If you've spent a good deal of hard earned on your acoustic-electric, a cheap acoustic amp is probably all you can afford (which is, I presume, why you're here!).
Acoustic guitar amps, more so than electrics, should be transparent enough to feed through the full tonal character of your instrument and provide enough volume for live shows and gatherings. They should also include useful performance features such as additional inputs (e.g. for a microphone).
That's what we've looked for, and that's we've found with the below budget picks, supported by strong user reviews and comments. Let's take a look...
Starting with the cheapest on the left, we've picked from two main categories - low wattage (for the studio and solo performance) and higher wattage (for larger venues and playing with a band). Select the product name in the table to jump to the review and video demos...
|Model||Fender Acoustasonic 15||Behringer AT108||Fender Acoustasonic 90|
|Summary||Practice, recording & very small venues. Lightweight. 2 channels. On board chorus. Bright, clear sound.||Practice, recording & small venues. Lightweight. 2 channels. Aux input. Loud for its size.
||Small-mid size venues. Independent channel EQ and effects. XLR output for studio. Footswitchable.|
|Output||15 Watts||15 Watts||90 Watts|
|Speaker||6 inch||8 inch
|EQ||3 band||3 band||3 band (ch 1)
2 band (ch 2)
|Add. Controls||Channel 1
|Weight||13 lbs||12 lbs||18 lbs|
For home practice, the studio or small intimate gatherings, this lightweight, 15 watt Fender has more than enough power and presence.
It benefits from two channels (one mic, one instrument), each with independent volume controls. As well as a standard 3-band EQ on the instrument channel, there's the added bonus of a chorus effect to give your instrument tone some shimmering saturation.
The headphone socket can also be used as a standard 1/4" line out for basic, un-mic'd recordings.
The crisp Fender clarity people have come to expect from their electric amps is also present in the Acoustasonic, thanks to the "whizzer" coned speaker. It's only a 6" speaker, but for those non-intimidating, quieter gigs and home practice/recording, you'll have enough output to be heard.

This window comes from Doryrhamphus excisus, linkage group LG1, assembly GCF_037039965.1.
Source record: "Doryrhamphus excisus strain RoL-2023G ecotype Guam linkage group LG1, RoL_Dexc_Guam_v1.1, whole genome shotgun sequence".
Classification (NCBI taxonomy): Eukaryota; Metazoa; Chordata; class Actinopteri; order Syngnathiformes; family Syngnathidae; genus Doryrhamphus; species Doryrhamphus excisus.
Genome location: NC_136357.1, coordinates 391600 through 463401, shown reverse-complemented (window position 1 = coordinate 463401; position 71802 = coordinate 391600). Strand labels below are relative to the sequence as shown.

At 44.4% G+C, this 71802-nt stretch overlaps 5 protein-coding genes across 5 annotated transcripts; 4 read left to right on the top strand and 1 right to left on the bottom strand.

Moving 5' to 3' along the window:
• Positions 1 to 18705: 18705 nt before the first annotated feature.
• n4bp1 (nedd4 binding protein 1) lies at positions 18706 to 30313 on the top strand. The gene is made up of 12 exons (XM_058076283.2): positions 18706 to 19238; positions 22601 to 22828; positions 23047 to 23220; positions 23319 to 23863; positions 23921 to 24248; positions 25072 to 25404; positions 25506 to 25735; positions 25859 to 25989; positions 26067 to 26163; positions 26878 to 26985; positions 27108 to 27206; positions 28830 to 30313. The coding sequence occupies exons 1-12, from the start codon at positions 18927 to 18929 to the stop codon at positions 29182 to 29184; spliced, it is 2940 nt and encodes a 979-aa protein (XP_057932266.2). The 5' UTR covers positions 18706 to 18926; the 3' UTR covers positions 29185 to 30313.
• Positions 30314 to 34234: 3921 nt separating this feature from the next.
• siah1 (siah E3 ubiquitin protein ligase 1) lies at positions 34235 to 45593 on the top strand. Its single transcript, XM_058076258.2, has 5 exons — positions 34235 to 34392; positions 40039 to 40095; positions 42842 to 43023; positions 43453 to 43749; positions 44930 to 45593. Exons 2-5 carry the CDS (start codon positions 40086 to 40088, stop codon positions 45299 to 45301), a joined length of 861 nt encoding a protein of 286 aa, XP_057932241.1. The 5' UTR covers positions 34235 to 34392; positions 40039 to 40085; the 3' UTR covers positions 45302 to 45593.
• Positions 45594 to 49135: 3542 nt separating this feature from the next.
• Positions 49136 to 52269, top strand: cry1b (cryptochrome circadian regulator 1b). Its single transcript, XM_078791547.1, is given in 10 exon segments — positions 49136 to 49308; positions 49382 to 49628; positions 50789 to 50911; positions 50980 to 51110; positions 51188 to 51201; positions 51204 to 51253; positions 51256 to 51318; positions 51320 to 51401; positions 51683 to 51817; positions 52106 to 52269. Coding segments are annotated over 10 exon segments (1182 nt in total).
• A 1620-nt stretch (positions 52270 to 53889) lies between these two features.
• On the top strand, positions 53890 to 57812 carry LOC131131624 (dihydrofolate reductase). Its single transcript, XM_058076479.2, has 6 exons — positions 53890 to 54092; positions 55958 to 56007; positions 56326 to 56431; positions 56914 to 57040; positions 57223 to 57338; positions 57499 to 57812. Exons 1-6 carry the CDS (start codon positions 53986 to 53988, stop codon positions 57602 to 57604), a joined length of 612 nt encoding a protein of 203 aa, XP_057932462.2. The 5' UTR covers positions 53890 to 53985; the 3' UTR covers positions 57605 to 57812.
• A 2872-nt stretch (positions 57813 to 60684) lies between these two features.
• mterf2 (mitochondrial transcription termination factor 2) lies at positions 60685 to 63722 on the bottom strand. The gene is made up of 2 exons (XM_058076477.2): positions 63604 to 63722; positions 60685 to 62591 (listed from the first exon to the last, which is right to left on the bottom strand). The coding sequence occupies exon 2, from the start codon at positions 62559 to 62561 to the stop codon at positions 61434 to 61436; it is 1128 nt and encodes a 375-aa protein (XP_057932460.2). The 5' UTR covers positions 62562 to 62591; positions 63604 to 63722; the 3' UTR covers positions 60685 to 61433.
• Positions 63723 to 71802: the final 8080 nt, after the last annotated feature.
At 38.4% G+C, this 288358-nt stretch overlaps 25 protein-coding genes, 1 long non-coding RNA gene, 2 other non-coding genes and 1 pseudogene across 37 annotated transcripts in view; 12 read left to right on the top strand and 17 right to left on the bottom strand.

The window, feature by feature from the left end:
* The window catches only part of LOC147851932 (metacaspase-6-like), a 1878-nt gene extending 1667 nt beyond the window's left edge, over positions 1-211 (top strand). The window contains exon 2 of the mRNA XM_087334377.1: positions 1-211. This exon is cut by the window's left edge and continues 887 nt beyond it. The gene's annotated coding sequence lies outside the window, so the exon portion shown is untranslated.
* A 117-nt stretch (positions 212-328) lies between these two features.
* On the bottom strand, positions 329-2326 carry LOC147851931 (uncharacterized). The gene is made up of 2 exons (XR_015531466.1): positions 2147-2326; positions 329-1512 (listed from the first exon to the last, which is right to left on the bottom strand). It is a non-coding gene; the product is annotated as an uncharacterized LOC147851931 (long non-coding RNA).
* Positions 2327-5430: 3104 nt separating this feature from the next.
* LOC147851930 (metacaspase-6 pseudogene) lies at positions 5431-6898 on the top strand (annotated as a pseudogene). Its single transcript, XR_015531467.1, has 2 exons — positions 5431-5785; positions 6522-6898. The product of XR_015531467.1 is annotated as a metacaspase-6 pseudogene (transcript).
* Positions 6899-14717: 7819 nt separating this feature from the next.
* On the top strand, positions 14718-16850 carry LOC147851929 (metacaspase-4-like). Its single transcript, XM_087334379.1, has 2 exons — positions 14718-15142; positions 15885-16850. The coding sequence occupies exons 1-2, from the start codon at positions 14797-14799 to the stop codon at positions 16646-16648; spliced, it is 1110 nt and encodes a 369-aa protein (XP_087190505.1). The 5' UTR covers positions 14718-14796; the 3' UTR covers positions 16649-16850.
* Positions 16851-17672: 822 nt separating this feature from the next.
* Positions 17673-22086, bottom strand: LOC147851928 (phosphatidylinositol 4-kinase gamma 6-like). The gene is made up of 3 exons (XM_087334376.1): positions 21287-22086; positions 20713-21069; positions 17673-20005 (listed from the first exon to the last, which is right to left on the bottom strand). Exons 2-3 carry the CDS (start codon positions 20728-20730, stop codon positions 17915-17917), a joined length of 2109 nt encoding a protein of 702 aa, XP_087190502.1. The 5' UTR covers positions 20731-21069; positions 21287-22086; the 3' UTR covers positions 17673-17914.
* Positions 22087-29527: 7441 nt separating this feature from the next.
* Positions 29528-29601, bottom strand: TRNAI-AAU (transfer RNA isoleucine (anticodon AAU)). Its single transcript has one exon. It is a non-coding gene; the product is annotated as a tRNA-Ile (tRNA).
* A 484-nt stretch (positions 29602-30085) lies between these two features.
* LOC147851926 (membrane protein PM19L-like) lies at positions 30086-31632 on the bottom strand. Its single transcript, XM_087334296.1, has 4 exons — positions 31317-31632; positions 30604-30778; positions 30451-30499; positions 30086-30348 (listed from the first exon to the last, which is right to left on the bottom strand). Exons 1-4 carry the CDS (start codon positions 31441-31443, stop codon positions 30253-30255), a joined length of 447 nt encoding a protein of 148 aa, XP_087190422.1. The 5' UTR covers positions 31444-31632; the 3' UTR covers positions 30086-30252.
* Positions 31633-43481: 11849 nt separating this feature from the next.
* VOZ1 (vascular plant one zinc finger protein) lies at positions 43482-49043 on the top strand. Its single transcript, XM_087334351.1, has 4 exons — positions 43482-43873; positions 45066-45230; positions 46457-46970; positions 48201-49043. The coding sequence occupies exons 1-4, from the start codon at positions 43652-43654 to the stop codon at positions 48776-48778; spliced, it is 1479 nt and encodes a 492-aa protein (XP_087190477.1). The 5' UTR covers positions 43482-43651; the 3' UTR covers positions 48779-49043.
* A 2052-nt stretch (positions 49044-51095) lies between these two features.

There's certainly more emphasis on the treble, sacrificing the low-end somewhat, so if you're acoustic is already bright sounding you'll need to give the pickup and amp EQ some attention to balance things out. However, if you're looking for more mid-high range clarity then the A15 will deliver that.
Slightly beefier output than the Fender due to its 8 inch, dual cone speaker. Two independent volumes control the mic/instrument channels and there's an additional auxiliary input for connecting your music device.
The AT108 boasts "Virtual Tube Circuitry" for tube-like emulation, giving it a slightly warmer sound than the 15 watt Fender.
There's also a touch more bottom-end in the AT108 and overall more volume for slightly larger venues. So it seems the 15 watts have been used more economically than other practice sized amps in its price range.
Like the Fender, it's lightweight enough for even a child to carry, so you won't break your back negotiating stairs and it won't hog your trunk space.
What it lacks is chorus, reverb or any other on board effect. So this is a basic amp more suited to those who want a "purer" acoustic sound, or those who have their own external effects units.
In short, impressive power for such a compact amp, and delivers a natural, full acoustic tone.
The most powerful of the 3 picks, at 90 watts, giving you enough volume for mid-size gigs.
Naturally, with a larger amp comes more features, such as independent EQ's for both footswitchable channels and even independent effects, which is unusual for an amp this price. So you can apply different effects to each instrument you plug in, or just keep them on for one channel.
Running through the on board effects on each channel, we have a decent selection: vibratone, chorus, delay, reverb and combinations such as reverb + delay and reverb + chorus.
On the front you'll also notice a "feedback elimination" button, again one for each channel - useful for those volume cranked gigs when using an acoustic or hollow body instrument can cause serious feedback issues.
On the back we have an XLR output for balanced recordings and an auxiliary input to connect your media player.
Compared to it's 15 watt baby, the 90 delivers a much richer sound that will fill out larger venues nicely, ensuring you can play with a band as well as solo. Surprisingly, the 90 watts only drive an 8" speaker (same size as the Behringer 15 watt), but users haven't had any issues with volume or presence when performing.
If you've previously been running your electro-acoustic through an electric guitar amp or PA system, you'll instantly hear a huge difference through the Acoustasonic and your acoustic performance will be given the presence and articulation it deserves.
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